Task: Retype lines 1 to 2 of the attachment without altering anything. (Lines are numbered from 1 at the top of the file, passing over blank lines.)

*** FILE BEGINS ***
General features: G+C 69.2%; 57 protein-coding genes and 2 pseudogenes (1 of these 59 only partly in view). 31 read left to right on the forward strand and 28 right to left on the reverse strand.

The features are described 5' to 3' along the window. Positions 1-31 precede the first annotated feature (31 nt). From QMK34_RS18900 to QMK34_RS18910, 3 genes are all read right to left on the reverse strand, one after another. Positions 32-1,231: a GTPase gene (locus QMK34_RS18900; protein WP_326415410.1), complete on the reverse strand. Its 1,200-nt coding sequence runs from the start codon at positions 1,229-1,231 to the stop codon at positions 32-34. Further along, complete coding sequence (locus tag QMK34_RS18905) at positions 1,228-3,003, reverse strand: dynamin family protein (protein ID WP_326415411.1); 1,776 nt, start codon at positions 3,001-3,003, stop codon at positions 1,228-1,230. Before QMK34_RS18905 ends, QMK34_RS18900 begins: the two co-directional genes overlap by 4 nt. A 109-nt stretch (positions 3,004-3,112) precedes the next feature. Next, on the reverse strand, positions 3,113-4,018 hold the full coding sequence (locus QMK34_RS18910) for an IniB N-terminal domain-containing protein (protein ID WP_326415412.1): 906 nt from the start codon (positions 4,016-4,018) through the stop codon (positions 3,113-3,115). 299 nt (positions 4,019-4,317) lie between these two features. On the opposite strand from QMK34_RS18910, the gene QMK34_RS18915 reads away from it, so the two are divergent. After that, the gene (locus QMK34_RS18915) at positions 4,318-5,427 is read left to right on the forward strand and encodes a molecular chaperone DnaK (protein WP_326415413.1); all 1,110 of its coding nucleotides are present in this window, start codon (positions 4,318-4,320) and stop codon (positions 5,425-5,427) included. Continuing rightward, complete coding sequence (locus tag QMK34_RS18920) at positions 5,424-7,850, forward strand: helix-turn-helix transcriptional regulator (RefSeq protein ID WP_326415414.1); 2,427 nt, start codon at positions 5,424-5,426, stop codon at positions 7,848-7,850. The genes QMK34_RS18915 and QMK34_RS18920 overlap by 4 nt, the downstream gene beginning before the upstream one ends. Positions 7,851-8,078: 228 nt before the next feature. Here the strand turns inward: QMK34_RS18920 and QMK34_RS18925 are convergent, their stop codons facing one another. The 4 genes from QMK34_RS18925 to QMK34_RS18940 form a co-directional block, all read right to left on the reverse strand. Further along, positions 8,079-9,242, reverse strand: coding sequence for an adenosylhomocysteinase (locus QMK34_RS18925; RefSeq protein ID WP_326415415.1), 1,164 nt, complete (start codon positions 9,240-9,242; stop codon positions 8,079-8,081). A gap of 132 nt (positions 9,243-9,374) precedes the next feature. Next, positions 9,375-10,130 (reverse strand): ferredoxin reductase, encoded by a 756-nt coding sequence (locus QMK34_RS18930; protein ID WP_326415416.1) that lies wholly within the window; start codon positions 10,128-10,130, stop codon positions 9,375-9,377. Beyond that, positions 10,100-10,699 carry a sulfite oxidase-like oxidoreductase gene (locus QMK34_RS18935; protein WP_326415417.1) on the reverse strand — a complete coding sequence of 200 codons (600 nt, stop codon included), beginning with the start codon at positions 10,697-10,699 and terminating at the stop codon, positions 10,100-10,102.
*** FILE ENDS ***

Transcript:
General features: G+C 69.2%; 57 protein-coding genes and 2 pseudogenes (1 of these 59 only partly in view). 31 read left to right on the forward strand and 28 right to left on the reverse strand.

The features are described 5' to 3' along the window. Positions 1-31 precede the first annotated feature (31 nt). From QMK34_RS18900 to QMK34_RS18910, 3 genes are all read right to left on the reverse strand, one after another. Positions 32-1,231: a GTPase gene (locus QMK34_RS18900; protein WP_326415410.1), complete on the reverse strand. Its 1,200-nt coding sequence runs from the start codon at positions 1,229-1,231 to the stop codon at positions 32-34. Further along, complete coding sequence (locus tag QMK34_RS18905) at positions 1,228-3,003, reverse strand: dynamin family protein (protein ID WP_326415411.1); 1,776 nt, start codon at positions 3,001-3,003, stop codon at positions 1,228-1,230. Before QMK34_RS18905 ends, QMK34_RS18900 begins: the two co-directional genes overlap by 4 nt. A 109-nt stretch (positions 3,004-3,112) precedes the next feature. Next, on the reverse strand, positions 3,113-4,018 hold the full coding sequence (locus QMK34_RS18910) for an IniB N-terminal domain-containing protein (protein ID WP_326415412.1): 906 nt from the start codon (positions 4,016-4,018) through the stop codon (positions 3,113-3,115). 299 nt (positions 4,019-4,317) lie between these two features. On the opposite strand from QMK34_RS18910, the gene QMK34_RS18915 reads away from it, so the two are divergent. After that, the gene (locus QMK34_RS18915) at positions 4,318-5,427 is read left to right on the forward strand and encodes a molecular chaperone DnaK (protein WP_326415413.1); all 1,110 of its coding nucleotides are present in this window, start codon (positions 4,318-4,320) and stop codon (positions 5,425-5,427) included. Continuing rightward, complete coding sequence (locus tag QMK34_RS18920) at positions 5,424-7,850, forward strand: helix-turn-helix transcriptional regulator (RefSeq protein ID WP_326415414.1); 2,427 nt, start codon at positions 5,424-5,426, stop codon at positions 7,848-7,850. The genes QMK34_RS18915 and QMK34_RS18920 overlap by 4 nt, the downstream gene beginning before the upstream one ends. Positions 7,851-8,078: 228 nt before the next feature. Here the strand turns inward: QMK34_RS18920 and QMK34_RS18925 are convergent, their stop codons facing one another. The 4 genes from QMK34_RS18925 to QMK34_RS18940 form a co-directional block, all read right to left on the reverse strand. Further along, positions 8,079-9,242, reverse strand: coding sequence for an adenosylhomocysteinase (locus QMK34_RS18925; RefSeq protein ID WP_326415415.1), 1,164 nt, complete (start codon positions 9,240-9,242; stop codon positions 8,079-8,081). A gap of 132 nt (positions 9,243-9,374) precedes the next feature. Next, positions 9,375-10,130 (reverse strand): ferredoxin reductase, encoded by a 756-nt coding sequence (locus QMK34_RS18930; protein ID WP_326415416.1) that lies wholly within the window; start codon positions 10,128-10,130, stop codon positions 9,375-9,377. Beyond that, positions 10,100-10,699 carry a sulfite oxidase-like oxidoreductase gene (locus QMK34_RS18935; protein WP_326415417.1) on the reverse strand — a complete coding sequence of 200 codons (600 nt, stop codon included), beginning with the start codon at positions 10,697-10,699 and terminating at the stop codon, positions 10,100-10,102.